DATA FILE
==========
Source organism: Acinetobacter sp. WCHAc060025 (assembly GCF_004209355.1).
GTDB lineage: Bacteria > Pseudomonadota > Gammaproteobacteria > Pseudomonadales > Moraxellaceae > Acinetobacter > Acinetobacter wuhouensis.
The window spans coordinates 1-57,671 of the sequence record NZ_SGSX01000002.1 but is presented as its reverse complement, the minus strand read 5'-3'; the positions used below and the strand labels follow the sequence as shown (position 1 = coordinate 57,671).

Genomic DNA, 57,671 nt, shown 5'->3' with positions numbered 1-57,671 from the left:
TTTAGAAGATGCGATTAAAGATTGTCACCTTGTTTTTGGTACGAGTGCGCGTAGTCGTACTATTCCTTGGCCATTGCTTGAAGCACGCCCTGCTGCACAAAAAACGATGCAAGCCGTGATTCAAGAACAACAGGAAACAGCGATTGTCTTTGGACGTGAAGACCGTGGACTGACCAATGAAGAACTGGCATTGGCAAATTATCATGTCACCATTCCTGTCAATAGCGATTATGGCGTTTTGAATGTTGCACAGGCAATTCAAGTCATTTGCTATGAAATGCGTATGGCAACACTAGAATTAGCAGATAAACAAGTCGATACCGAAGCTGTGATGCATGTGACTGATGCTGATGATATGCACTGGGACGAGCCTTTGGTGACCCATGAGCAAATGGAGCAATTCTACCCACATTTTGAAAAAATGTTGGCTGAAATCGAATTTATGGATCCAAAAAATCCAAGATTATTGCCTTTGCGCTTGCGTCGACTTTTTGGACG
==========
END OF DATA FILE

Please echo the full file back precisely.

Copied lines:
Source organism: Acinetobacter sp. WCHAc060025 (assembly GCF_004209355.1).
GTDB lineage: Bacteria > Pseudomonadota > Gammaproteobacteria > Pseudomonadales > Moraxellaceae > Acinetobacter > Acinetobacter wuhouensis.
The window spans coordinates 1-57,671 of the sequence record NZ_SGSX01000002.1 but is presented as its reverse complement, the minus strand read 5'-3'; the positions used below and the strand labels follow the sequence as shown (position 1 = coordinate 57,671).

Genomic DNA, 57,671 nt, shown 5'->3' with positions numbered 1-57,671 from the left:
TTTAGAAGATGCGATTAAAGATTGTCACCTTGTTTTTGGTACGAGTGCGCGTAGTCGTACTATTCCTTGGCCATTGCTTGAAGCACGCCCTGCTGCACAAAAAACGATGCAAGCCGTGATTCAAGAACAACAGGAAACAGCGATTGTCTTTGGACGTGAAGACCGTGGACTGACCAATGAAGAACTGGCATTGGCAAATTATCATGTCACCATTCCTGTCAATAGCGATTATGGCGTTTTGAATGTTGCACAGGCAATTCAAGTCATTTGCTATGAAATGCGTATGGCAACACTAGAATTAGCAGATAAACAAGTCGATACCGAAGCTGTGATGCATGTGACTGATGCTGATGATATGCACTGGGACGAGCCTTTGGTGACCCATGAGCAAATGGAGCAATTCTACCCACATTTTGAAAAAATGTTGGCTGAAATCGAATTTATGGATCCAAAAAATCCAAGATTATTGCCTTTGCGCTTGCGTCGACTTTTTGGACG